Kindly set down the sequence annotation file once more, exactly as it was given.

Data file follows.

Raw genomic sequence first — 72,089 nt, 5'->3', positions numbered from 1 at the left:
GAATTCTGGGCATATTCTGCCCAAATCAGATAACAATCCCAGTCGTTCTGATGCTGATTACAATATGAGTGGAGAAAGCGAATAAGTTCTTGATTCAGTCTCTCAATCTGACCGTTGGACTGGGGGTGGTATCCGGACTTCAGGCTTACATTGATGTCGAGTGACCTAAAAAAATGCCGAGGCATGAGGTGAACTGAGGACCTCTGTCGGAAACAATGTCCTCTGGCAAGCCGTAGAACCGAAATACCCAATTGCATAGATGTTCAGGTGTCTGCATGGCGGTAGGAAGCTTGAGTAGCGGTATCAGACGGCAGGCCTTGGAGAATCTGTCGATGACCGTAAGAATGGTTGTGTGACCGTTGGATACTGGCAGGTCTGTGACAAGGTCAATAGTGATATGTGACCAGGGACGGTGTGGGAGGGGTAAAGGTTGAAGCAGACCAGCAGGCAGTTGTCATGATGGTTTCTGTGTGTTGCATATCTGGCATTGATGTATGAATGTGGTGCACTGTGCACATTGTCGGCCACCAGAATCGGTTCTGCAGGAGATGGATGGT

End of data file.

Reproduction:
Raw genomic sequence first — 72,089 nt, 5'->3', positions numbered from 1 at the left:
GAATTCTGGGCATATTCTGCCCAAATCAGATAACAATCCCAGTCGTTCTGATGCTGATTACAATATGAGTGGAGAAAGCGAATAAGTTCTTGATTCAGTCTCTCAATCTGACCGTTGGACTGGGGGTGGTATCCGGACTTCAGGCTTACATTGATGTCGAGTGACCTAAAAAAATGCCGAGGCATGAGGTGAACTGAGGACCTCTGTCGGAAACAATGTCCTCTGGCAAGCCGTAGAACCGAAATACCCAATTGCATAGATGTTCAGGTGTCTGCATGGCGGTAGGAAGCTTGAGTAGCGGTATCAGACGGCAGGCCTTGGAGAATCTGTCGATGACCGTAAGAATGGTTGTGTGACCGTTGGATACTGGCAGGTCTGTGACAAGGTCAATAGTGATATGTGACCAGGGACGGTGTGGGAGGGGTAAAGGTTGAAGCAGACCAGCAGGCAGTTGTCATGATGGTTTCTGTGTGTTGCATATCTGGCATTGATGTATGAATGTGGTGCACTGTGCACATTGTCGGCCACCAGAATCGGTTCTGCAGGAGATGGATGGT